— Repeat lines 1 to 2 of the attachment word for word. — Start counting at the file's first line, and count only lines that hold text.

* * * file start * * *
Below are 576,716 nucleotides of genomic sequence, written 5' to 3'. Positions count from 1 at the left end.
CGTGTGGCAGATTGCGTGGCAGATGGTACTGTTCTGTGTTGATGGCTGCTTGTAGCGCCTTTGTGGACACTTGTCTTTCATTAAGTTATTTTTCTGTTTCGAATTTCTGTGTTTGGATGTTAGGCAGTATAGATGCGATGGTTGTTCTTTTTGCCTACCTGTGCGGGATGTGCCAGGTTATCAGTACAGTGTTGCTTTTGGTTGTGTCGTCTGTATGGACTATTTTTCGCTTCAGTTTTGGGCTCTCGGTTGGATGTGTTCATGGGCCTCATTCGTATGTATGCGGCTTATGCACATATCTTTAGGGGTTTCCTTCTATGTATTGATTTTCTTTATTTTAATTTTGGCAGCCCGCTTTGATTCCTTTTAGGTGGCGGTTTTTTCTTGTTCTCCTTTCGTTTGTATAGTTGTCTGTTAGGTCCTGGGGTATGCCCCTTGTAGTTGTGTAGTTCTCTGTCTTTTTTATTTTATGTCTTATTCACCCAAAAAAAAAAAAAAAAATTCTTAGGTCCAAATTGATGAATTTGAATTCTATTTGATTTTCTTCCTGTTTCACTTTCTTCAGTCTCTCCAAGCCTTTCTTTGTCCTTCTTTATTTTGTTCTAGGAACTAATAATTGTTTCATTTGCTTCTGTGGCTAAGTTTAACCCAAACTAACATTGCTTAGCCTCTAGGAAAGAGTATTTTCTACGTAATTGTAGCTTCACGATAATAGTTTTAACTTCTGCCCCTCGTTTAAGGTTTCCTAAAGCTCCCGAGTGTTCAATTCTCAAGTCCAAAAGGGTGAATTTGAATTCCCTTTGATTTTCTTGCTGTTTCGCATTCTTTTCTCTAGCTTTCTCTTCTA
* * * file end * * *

Below are 576,716 nucleotides of genomic sequence, written 5' to 3'. Positions count from 1 at the left end.
CGTGTGGCAGATTGCGTGGCAGATGGTACTGTTCTGTGTTGATGGCTGCTTGTAGCGCCTTTGTGGACACTTGTCTTTCATTAAGTTATTTTTCTGTTTCGAATTTCTGTGTTTGGATGTTAGGCAGTATAGATGCGATGGTTGTTCTTTTTGCCTACCTGTGCGGGATGTGCCAGGTTATCAGTACAGTGTTGCTTTTGGTTGTGTCGTCTGTATGGACTATTTTTCGCTTCAGTTTTGGGCTCTCGGTTGGATGTGTTCATGGGCCTCATTCGTATGTATGCGGCTTATGCACATATCTTTAGGGGTTTCCTTCTATGTATTGATTTTCTTTATTTTAATTTTGGCAGCCCGCTTTGATTCCTTTTAGGTGGCGGTTTTTTCTTGTTCTCCTTTCGTTTGTATAGTTGTCTGTTAGGTCCTGGGGTATGCCCCTTGTAGTTGTGTAGTTCTCTGTCTTTTTTATTTTATGTCTTATTCACCCAAAAAAAAAAAAAAAAATTCTTAGGTCCAAATTGATGAATTTGAATTCTATTTGATTTTCTTCCTGTTTCACTTTCTTCAGTCTCTCCAAGCCTTTCTTTGTCCTTCTTTATTTTGTTCTAGGAACTAATAATTGTTTCATTTGCTTCTGTGGCTAAGTTTAACCCAAACTAACATTGCTTAGCCTCTAGGAAAGAGTATTTTCTACGTAATTGTAGCTTCACGATAATAGTTTTAACTTCTGCCCCTCGTTTAAGGTTTCCTAAAGCTCCCGAGTGTTCAATTCTCAAGTCCAAAAGGGTGAATTTGAATTCCCTTTGATTTTCTTGCTGTTTCGCATTCTTTTCTCTAGCTTTCTCTTCTA